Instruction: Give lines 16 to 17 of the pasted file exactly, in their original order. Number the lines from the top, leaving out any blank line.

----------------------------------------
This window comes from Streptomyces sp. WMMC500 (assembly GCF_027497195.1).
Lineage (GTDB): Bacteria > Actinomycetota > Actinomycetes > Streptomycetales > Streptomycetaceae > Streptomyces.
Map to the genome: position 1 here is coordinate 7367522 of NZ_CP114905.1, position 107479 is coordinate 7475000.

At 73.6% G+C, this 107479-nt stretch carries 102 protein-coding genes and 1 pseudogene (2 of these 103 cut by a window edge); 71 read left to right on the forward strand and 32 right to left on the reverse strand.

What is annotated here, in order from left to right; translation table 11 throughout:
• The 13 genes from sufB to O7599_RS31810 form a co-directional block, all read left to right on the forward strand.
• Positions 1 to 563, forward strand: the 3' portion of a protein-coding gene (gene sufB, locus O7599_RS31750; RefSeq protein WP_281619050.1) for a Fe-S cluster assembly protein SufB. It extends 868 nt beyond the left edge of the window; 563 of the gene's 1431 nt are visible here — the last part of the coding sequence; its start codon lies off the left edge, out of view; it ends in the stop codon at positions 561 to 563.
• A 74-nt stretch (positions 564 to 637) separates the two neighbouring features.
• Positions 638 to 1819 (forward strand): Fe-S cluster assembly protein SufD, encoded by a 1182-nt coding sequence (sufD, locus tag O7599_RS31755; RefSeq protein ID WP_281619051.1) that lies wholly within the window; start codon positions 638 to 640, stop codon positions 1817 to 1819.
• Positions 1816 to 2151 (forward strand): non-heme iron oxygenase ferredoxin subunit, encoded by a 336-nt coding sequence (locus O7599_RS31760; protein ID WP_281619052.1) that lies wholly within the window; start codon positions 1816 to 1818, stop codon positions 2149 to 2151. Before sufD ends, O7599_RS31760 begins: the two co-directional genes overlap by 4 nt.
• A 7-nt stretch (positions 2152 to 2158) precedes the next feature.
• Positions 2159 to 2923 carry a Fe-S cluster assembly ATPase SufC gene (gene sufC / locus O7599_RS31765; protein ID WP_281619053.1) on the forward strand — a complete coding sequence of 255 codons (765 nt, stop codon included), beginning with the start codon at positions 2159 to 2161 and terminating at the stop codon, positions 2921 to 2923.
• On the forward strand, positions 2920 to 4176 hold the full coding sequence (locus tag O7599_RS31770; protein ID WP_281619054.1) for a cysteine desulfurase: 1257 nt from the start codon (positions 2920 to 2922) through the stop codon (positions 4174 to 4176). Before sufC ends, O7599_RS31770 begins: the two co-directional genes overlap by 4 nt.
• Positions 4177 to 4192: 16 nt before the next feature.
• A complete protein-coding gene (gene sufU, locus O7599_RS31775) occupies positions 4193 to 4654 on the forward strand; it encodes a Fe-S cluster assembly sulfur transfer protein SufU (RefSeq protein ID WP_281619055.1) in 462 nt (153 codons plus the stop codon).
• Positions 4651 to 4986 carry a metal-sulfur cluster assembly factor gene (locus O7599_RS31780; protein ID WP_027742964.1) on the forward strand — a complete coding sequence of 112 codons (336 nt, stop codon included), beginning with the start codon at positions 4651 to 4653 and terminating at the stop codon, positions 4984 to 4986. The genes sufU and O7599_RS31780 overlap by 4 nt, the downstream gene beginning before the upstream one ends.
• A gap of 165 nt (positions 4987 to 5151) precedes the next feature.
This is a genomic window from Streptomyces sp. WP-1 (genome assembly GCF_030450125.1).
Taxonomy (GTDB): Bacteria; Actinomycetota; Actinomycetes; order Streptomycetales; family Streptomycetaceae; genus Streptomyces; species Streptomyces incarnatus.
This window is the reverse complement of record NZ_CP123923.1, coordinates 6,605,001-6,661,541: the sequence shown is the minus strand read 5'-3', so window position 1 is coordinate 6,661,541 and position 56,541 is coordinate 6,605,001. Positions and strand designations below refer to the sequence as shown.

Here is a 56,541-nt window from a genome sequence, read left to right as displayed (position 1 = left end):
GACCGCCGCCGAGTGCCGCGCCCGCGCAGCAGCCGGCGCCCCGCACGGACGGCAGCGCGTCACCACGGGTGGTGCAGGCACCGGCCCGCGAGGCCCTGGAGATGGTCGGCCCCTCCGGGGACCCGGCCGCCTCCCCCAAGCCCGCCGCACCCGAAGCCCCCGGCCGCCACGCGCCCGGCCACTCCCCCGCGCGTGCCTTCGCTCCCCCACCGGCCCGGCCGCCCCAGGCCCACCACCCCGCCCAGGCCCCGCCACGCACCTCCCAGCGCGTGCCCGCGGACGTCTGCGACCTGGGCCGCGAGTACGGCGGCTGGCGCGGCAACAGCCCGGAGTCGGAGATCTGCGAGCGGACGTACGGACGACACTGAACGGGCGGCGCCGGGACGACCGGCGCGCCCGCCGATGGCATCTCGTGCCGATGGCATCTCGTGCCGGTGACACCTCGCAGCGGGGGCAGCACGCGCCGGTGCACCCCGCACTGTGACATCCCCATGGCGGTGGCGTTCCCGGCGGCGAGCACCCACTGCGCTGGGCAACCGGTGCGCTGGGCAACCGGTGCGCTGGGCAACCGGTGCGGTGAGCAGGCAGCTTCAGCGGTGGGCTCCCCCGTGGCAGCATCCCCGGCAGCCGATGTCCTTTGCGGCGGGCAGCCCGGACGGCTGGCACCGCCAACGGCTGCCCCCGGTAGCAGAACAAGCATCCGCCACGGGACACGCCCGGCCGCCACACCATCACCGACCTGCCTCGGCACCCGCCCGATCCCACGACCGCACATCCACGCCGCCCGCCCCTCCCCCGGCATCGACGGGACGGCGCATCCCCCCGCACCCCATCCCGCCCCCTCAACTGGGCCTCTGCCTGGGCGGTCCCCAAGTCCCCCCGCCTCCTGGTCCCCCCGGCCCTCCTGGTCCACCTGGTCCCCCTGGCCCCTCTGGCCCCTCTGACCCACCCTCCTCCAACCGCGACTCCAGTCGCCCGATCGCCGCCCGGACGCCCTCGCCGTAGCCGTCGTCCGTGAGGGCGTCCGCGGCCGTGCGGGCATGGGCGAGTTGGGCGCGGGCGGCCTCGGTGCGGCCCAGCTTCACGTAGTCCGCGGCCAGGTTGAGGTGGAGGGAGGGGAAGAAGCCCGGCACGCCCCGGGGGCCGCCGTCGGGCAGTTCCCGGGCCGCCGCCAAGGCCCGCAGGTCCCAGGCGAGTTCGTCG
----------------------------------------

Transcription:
• Positions 4651 to 4986 carry a metal-sulfur cluster assembly factor gene (locus O7599_RS31780; protein ID WP_027742964.1) on the forward strand — a complete coding sequence of 112 codons (336 nt, stop codon included), beginning with the start codon at positions 4651 to 4653 and terminating at the stop codon, positions 4984 to 4986. The genes sufU and O7599_RS31780 overlap by 4 nt, the downstream gene beginning before the upstream one ends.
• A gap of 165 nt (positions 4987 to 5151) precedes the next feature.